Given that my over 1,000 hours of such testing over the last nine months, and my current testing, is only done in evenings and weekends, it will probably be several weeks before I finish my tests on both versions of Cinema Craft (the $2,000 version presents enough variables that several centuries could probably produce a thorough review!).

My problems in producing decent looking DVDs have only and ever been an issue with the blasted EX-1. I have five HDV cameras that result in gorgeous DVDs. So, one might ask, why don't I just toss the EX-1 (apart from the $18,000 I've spent on the camera, cards, and other accessories directly associated with it)? Well, just because, as EVERYONE knows, it makes superb HD (even for me). Regarding EX-1 produced DVDs, on this and many other forums, I have repeatedly seen that most seem to have no issue, and appear to get the best looking DVDs ever. And then there is what seems to be the extreme minority, such as me, who indicate that EX-1 DVDs are just the worst looking garbage. Also often sited is Doug Jensen's Vortex intro to the EX-1 as an obvious example of how great DVDs look produced from the EX-1.

Now just a minute! Almost all of his production was shot with some other unidentified camera, and NOT the EX-1. And everything was shot in progressive, not interlaced! And when I view the EX-1 shots at the beginning of his program on any one of my lower rez, smaller computer monitors, they look great! BUT put them up on a combo of my test viewers, and when the content is a straight vertical edge (such as the mast on the passing speedboat) I see the same problems of vertical twitter that I see on my productions! I have been designing and installing home theater for 25 years, and I'm expert in that field - I use three of my theaters for testing, which theaters include players and screens as: Sony Playstation 3 - 65 inch plasma screen; Sony 300 BD Player - 42 inch Samsung LCD; and Panasonic 3000U projector - 109 inch Stewart Firehawk Screen. Everything I put up on the screens of these theaters looks great, except for some early produced heavily artifacted DVDs, and ANY DVDs resulting from the EX-1s very distracting vertical twitter. The first and only exception re the EX-1 that I've seen so far is with utilization of Cinema Craft's programs.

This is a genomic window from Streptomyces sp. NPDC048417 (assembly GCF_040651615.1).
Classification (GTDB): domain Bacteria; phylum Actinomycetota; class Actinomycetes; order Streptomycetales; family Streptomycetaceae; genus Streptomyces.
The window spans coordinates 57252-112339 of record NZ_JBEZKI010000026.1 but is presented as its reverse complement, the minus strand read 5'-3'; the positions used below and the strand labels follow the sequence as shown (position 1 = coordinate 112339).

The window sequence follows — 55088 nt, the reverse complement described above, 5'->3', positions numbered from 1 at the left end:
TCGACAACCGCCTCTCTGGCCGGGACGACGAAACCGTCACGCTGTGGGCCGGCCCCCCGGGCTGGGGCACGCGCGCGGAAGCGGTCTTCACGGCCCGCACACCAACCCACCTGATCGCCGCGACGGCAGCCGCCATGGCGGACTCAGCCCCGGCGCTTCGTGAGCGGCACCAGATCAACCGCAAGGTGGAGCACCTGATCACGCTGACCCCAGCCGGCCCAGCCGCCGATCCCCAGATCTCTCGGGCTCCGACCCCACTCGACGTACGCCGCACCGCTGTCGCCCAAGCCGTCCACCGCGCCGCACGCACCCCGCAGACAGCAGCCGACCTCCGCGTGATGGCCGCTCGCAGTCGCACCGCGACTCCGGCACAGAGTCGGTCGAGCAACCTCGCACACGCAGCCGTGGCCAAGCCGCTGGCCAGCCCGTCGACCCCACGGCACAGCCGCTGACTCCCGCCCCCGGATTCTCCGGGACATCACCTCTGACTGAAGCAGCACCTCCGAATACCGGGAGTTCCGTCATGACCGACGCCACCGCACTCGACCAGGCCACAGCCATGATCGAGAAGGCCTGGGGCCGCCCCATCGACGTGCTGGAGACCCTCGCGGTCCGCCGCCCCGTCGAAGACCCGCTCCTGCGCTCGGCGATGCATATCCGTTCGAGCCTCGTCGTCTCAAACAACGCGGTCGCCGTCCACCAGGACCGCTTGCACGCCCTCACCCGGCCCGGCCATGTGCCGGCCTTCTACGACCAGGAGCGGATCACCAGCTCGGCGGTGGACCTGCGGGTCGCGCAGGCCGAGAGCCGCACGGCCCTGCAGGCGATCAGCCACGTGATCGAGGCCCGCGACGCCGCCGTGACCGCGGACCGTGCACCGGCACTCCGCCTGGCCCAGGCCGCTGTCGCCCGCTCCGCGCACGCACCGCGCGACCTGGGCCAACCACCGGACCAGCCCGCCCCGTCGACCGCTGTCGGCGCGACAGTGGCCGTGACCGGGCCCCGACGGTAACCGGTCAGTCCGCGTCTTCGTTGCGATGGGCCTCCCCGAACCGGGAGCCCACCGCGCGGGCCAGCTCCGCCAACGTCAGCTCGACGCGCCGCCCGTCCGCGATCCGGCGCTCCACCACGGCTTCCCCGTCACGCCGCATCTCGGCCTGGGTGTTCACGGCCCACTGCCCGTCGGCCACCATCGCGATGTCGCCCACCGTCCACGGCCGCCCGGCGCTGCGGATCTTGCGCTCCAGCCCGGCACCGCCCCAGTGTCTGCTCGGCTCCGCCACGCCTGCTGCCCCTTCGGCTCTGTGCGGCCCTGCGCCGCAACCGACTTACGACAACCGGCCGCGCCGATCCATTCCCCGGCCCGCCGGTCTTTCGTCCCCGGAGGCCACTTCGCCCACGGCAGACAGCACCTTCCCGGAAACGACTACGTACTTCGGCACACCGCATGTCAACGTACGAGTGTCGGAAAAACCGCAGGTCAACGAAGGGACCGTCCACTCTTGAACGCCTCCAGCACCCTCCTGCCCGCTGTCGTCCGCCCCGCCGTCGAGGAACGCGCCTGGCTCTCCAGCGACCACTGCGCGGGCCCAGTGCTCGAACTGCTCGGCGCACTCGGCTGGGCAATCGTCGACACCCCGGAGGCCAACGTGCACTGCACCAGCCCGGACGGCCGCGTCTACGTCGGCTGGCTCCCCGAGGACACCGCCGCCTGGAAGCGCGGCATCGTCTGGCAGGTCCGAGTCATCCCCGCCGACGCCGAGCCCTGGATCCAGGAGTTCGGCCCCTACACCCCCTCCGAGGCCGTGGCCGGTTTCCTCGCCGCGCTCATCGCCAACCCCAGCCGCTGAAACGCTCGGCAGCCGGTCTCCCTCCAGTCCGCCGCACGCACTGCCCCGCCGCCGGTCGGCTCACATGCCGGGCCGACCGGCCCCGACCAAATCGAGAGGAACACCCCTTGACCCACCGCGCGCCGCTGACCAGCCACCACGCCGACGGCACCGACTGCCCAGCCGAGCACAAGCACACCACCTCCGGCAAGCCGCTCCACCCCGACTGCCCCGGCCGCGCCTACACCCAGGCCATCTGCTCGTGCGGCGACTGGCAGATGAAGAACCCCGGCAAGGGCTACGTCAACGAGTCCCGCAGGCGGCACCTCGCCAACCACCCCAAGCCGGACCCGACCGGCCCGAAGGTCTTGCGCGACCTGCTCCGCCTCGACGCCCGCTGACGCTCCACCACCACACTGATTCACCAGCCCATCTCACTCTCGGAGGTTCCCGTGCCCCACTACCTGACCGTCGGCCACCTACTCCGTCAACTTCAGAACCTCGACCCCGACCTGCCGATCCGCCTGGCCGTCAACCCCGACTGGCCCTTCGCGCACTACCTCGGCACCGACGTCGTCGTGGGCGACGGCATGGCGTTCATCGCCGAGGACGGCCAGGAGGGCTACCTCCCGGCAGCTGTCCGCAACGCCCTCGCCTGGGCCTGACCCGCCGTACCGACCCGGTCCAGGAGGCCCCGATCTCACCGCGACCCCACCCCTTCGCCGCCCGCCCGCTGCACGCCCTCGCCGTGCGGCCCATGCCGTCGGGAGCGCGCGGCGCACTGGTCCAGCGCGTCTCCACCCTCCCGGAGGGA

Finally, and to return to the real topic of this thread, Boxx told me that their in-house testing exhibited great results with many qualified programs running on Vista 64 bit, including Adobe CS4 - based on my experience with a couple of other, much lesser (and other branded) Vista machines, I objected, and said I wouldn't touch Vista with the proverbial pole. But they highly recommended Vista 64 bit, on their machine. The only reason I was willing to consider this and purchase what I did was my prior experience with Boxx - they have always steered me in the superior direction, and their technical staff - testing and assistance - just run circles around anything else with which I've had experience - boy, does Vista 64 hummmmmmm. Nuff said, except that when I've finished my testing of the Adobe/Cineform/Cinema Craft combo for EX-1 output (both progressive and interlaced), I'll post my results on a new thread in this and several other forums.
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Old April 14th, 2009, 07:51 AM   #19
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Very interesting information.

Looks like I need to try out the cheaper version of cinema craft.

Thanks for the information.

Simon